Demand isn’t the big problem for inflation – it’s external factors, including companies that use inflation to increase profits.
The lower-than-expected inflation result of 6.1% for the year to yesterday’s June contains important information about causes of inflation — and the glaring lack of any way in which it can be controlled by monetary or fiscal policy.
The obvious examples are gasoline and food. Both are rising not because of high consumer demand, but because of external factors. “The CPI’s automotive fuel series hit a record high for the fourth consecutive quarter,” the ABS said yesterday. “Fuel prices rose sharply in May and June, after falling in April due to the fuel tax cut.” Global energy prices and especially oil prices are well beyond the control of the RBA and that of treasurer Jim Chalmers.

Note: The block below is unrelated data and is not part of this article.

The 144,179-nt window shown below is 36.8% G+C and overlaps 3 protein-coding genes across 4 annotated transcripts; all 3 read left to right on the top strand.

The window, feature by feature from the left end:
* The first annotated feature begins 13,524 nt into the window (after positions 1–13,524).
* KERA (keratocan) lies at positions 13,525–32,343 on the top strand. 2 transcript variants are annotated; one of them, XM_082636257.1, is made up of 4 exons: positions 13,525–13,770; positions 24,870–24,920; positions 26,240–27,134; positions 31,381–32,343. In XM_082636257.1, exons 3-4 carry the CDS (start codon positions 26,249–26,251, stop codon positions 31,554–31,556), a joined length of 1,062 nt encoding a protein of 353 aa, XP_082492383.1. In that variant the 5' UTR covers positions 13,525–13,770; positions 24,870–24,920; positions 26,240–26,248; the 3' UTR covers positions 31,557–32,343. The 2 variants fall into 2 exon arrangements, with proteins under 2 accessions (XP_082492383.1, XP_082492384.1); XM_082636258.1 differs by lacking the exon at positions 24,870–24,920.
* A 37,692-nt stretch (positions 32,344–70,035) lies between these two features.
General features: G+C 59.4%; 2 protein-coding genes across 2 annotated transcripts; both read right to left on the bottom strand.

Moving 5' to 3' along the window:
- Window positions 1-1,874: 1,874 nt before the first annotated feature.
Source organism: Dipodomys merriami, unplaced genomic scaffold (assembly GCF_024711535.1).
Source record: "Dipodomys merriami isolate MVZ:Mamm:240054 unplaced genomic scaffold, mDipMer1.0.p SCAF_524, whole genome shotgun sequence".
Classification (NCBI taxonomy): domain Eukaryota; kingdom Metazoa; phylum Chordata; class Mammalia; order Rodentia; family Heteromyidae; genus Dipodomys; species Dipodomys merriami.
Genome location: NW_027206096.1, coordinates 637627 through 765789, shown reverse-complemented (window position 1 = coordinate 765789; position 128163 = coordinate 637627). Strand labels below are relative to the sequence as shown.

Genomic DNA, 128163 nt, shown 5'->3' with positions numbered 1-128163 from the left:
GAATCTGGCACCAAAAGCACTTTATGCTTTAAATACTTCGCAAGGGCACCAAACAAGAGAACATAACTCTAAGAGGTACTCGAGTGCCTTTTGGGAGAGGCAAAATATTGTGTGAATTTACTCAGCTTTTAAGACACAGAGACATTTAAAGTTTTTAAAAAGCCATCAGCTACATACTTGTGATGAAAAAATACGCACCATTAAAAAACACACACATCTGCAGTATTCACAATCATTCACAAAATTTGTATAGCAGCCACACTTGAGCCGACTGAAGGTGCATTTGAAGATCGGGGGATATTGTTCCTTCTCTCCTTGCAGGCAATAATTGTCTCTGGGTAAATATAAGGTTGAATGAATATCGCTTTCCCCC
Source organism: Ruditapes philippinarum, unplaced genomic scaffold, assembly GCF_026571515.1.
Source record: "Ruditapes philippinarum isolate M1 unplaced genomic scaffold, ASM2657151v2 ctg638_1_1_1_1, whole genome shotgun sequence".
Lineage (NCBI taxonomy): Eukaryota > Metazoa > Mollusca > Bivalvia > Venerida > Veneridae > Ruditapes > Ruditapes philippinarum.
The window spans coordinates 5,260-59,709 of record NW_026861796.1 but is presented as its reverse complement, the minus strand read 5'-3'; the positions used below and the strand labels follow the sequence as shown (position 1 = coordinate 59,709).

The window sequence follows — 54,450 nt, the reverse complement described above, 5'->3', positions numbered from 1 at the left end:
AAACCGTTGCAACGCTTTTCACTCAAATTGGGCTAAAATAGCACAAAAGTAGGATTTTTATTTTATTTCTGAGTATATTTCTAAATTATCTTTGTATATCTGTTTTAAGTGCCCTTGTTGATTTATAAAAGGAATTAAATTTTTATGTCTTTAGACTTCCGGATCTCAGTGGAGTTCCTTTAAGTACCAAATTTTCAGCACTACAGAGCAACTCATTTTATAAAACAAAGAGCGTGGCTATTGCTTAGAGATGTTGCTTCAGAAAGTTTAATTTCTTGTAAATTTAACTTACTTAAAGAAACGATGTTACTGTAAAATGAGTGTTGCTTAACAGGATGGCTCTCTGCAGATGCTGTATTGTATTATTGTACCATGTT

So is the weather — food prices have risen thanks to the flooding and heavy rains along the east coast and the surge in grain and oilseed prices following the invasion of Ukraine.
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